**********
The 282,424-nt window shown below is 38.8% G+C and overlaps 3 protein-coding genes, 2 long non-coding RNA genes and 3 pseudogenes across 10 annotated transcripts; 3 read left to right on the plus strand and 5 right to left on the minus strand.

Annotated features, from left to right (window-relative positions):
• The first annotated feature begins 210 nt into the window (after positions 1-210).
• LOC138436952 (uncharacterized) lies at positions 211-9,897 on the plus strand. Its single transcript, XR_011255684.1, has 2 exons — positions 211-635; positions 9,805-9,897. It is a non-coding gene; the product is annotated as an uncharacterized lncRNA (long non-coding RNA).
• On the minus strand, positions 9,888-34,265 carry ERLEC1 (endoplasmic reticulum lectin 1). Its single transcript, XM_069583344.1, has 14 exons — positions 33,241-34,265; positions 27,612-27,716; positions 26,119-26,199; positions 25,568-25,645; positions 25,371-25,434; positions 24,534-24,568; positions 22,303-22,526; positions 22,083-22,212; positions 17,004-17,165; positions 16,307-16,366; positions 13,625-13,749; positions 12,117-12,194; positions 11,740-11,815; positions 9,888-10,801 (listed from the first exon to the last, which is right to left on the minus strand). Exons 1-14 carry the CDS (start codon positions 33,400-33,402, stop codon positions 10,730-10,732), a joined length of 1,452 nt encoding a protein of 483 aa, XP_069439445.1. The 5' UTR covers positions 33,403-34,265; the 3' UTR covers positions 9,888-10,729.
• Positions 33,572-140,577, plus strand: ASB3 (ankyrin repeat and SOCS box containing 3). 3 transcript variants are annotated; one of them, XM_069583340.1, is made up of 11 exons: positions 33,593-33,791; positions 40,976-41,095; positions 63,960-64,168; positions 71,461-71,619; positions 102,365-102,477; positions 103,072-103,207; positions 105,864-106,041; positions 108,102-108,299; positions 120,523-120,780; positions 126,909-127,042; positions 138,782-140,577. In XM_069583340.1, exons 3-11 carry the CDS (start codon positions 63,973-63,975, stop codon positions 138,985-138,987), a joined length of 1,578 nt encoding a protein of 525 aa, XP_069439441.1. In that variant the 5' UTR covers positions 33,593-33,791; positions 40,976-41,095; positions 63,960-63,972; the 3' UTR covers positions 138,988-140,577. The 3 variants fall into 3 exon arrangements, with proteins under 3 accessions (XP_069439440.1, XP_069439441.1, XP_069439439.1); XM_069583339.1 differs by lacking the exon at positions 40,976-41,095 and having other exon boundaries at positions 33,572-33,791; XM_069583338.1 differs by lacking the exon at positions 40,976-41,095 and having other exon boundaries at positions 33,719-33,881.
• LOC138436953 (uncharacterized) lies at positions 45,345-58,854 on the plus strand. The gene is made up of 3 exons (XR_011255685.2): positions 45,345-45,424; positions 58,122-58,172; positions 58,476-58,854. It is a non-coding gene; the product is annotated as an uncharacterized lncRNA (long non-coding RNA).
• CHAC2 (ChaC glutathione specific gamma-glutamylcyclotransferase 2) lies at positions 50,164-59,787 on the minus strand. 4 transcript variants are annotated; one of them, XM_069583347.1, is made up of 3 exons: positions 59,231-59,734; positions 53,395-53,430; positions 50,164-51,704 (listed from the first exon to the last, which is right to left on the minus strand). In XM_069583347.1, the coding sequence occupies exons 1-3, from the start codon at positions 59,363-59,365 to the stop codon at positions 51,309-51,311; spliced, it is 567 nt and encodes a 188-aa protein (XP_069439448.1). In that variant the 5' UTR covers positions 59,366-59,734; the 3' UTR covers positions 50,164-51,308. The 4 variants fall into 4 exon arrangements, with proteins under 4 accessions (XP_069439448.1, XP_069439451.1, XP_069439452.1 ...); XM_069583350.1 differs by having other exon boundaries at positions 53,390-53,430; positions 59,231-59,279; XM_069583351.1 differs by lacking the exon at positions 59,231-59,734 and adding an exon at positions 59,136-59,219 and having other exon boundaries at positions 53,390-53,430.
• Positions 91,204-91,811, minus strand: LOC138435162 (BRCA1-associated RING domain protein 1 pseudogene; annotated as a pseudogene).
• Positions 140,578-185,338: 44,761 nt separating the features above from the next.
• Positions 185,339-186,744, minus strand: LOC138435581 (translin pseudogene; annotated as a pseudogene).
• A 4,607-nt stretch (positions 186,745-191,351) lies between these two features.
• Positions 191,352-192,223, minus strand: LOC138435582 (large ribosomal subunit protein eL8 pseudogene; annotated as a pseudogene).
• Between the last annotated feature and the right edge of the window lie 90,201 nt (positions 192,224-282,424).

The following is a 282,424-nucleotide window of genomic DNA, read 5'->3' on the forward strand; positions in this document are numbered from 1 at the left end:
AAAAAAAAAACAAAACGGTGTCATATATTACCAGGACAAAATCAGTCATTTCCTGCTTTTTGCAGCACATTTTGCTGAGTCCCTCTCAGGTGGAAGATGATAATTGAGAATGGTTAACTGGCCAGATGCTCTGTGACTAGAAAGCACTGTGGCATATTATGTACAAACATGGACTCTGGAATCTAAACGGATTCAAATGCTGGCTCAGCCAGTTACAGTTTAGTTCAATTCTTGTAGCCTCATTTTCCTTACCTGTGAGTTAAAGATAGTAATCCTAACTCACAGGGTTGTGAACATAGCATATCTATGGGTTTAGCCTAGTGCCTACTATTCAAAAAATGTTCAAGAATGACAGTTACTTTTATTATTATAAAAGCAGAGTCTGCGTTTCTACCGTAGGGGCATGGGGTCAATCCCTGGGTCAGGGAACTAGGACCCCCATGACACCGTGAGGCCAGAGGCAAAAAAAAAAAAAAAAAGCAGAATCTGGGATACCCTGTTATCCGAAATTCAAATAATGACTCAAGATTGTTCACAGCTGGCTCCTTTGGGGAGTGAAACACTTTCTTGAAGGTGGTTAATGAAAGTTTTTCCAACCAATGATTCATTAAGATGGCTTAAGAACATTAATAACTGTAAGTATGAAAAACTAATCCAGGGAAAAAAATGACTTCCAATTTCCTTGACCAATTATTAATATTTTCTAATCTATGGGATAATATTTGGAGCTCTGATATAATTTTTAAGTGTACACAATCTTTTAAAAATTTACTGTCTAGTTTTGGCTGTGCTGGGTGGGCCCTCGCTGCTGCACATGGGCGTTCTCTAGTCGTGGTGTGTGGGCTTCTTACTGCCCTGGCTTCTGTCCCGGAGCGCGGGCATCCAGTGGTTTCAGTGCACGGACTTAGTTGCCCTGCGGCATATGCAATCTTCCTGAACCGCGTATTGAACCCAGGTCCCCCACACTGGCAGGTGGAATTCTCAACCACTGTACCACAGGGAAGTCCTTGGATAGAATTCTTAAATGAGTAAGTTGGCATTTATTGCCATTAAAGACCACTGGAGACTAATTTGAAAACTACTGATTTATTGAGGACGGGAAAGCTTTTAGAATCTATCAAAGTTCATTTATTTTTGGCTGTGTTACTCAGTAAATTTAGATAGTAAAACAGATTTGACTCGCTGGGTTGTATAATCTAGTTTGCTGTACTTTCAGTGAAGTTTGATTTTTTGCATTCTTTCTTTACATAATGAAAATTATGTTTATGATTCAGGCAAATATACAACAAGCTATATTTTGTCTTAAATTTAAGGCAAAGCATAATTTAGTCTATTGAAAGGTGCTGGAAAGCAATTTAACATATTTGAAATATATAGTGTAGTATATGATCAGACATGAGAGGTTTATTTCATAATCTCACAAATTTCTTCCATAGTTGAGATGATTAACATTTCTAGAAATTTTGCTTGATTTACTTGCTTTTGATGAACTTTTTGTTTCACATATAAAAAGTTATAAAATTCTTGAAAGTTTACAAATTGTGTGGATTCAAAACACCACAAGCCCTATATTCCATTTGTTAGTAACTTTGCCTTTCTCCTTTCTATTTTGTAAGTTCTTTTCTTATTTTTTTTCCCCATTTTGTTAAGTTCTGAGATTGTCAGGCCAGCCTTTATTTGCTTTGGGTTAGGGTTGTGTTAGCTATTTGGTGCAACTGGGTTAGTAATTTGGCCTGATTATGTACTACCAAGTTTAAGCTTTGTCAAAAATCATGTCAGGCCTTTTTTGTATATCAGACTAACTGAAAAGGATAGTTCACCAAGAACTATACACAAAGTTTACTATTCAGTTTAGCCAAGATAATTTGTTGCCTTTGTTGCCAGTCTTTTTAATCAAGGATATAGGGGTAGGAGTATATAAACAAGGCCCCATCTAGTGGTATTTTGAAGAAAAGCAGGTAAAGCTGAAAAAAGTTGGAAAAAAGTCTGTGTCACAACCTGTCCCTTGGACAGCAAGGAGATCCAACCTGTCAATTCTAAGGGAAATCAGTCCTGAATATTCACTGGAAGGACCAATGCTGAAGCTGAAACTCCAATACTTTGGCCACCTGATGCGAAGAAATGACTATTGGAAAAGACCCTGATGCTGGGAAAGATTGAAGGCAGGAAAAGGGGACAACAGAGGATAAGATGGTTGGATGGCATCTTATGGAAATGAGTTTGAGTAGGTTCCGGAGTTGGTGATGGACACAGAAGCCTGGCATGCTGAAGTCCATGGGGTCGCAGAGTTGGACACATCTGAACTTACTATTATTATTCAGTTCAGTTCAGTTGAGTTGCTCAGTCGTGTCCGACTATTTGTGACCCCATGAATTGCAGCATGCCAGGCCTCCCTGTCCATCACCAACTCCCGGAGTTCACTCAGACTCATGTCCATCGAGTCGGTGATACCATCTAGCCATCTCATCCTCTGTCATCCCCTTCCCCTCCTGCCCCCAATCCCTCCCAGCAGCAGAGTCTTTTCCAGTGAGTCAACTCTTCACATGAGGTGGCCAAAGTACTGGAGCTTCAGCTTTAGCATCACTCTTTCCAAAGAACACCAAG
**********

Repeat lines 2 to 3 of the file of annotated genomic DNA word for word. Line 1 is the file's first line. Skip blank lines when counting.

Annotated features, from left to right (window-relative positions):
• The first annotated feature begins 210 nt into the window (after positions 1-210).